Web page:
Herakles Book 1 by Édouard Cour
Series: Herakles #1
Genre: Fantasy | Mythology | Graphic Novel
Length: 160 pages
Published on 4th July 2018 by Lion Forge Comics
Purchase: Amazon | TBD
Édouard Cour: Website | Goodreads
eReview copy recieved from Publisher via NetGalley
Author Edouard Cour revisits one of the greatest Greek myths by painting the often-heroic Herakles as, well . . . somewhat of a jerk. Crude and stubborn at times, in little glimpses we meet a man—half-human, after all—with a psychology more complex than he appears, entangled in guilt over the ghosts who have haunted him since childhood. A mournful sadness seizes him as he crosses the fleeting silhouettes of a woman and her three children. “Friends or foe, all those who cross his path end up stiff and worm food,” comments Linos, the ghost of his childhood music teacher.Brimming with pathos and dark humor, this portrait of Herakles is a graphic whirlwind leaving little respite and often revealing beautiful surprises.
How intriguing is that cover? I knew I just had to read it.
It also illustrated to me how little I knew of Greek mythology because even though Herakles is someone from those myths I didn’t even register that until I started reading.
(Hi yes I don’t read blurbs either)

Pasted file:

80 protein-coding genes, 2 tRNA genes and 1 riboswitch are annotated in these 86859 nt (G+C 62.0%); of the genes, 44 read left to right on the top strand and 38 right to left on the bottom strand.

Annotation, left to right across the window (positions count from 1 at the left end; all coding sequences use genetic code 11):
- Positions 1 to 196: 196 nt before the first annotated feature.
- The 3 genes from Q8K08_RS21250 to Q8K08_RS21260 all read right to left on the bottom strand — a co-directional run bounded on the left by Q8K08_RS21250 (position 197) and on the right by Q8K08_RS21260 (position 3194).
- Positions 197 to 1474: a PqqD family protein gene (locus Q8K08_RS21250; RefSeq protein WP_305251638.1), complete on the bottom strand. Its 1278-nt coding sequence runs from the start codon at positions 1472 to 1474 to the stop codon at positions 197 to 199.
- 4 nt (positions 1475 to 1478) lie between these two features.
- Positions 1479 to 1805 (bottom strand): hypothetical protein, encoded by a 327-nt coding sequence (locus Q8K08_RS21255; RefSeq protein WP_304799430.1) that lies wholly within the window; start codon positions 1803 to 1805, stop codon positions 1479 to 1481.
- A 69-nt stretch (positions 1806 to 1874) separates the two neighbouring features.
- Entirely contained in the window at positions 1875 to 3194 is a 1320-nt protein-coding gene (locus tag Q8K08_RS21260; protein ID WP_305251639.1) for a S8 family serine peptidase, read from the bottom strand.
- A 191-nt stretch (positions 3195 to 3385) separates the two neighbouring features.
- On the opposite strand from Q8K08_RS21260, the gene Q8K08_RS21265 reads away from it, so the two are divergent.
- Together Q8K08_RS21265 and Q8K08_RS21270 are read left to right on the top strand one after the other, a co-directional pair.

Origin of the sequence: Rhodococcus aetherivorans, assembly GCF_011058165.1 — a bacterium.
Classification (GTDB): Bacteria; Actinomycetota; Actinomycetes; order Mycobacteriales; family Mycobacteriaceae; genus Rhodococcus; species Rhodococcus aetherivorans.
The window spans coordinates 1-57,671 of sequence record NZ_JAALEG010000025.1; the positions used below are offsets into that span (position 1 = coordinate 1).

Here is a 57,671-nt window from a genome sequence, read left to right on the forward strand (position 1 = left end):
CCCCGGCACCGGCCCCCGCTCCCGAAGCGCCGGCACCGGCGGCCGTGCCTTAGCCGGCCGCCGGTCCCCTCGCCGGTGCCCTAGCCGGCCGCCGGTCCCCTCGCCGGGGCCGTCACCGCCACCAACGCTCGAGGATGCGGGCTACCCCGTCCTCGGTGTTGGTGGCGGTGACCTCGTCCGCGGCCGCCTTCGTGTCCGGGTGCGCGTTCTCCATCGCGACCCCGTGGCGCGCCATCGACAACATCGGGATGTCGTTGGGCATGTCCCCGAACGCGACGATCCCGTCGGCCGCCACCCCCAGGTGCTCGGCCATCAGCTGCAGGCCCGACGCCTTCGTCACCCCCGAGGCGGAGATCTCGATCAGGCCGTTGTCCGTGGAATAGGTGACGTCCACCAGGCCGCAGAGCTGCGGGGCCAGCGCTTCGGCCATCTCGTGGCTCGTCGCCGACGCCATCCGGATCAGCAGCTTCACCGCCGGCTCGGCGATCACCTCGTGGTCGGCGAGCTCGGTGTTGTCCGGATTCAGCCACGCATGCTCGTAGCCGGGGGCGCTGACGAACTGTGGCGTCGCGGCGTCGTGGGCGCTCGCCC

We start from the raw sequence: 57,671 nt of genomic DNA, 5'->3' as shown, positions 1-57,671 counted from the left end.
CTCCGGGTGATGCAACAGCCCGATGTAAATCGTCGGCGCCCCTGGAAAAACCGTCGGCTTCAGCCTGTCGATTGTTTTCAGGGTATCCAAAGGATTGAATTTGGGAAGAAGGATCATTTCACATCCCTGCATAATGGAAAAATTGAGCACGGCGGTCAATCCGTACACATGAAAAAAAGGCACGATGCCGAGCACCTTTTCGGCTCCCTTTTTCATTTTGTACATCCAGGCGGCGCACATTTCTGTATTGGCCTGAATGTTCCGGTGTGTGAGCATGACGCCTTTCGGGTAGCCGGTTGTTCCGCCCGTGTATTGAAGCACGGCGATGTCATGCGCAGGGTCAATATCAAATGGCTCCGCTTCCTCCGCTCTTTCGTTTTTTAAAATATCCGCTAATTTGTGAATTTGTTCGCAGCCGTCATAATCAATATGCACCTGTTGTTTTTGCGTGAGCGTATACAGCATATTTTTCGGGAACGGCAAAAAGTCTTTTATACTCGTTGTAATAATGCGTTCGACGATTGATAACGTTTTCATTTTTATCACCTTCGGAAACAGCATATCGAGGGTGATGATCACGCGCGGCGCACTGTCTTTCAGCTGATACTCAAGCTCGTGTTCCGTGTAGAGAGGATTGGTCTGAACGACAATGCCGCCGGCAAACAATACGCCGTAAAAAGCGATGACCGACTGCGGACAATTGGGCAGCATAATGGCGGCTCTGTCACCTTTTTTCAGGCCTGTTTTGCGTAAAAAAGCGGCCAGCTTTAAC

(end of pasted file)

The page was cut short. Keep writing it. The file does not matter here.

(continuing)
It took me a little bit to get into the story as the art work is wildly different to other graphic novels I’d pick up but it really grew on me. The use of colours and harsh lines really fit the story.
In the image above you can clearly see how Herakles feels after deciding to eat a Scorpion! (What a cute lil poisonous guy, he even gave a warning)
I believe we follow Herakles as he tackles 3 or 4 of the tasks set upon him and I was really fond how humour was incorporated in the story. This allowed the Myth to be told in a very accessible way.
I really liked seeing how Herakles tackled his problems, it illustrated his own strengths and weakness’ well. Whilst also letting you sympathise as neither Humans nor Gods fully accept and welcome him.
I was really impressed with this collection and felt very re-educated again in a way that wasn’t off putting. I’d happily pick up more of Cour’s work.
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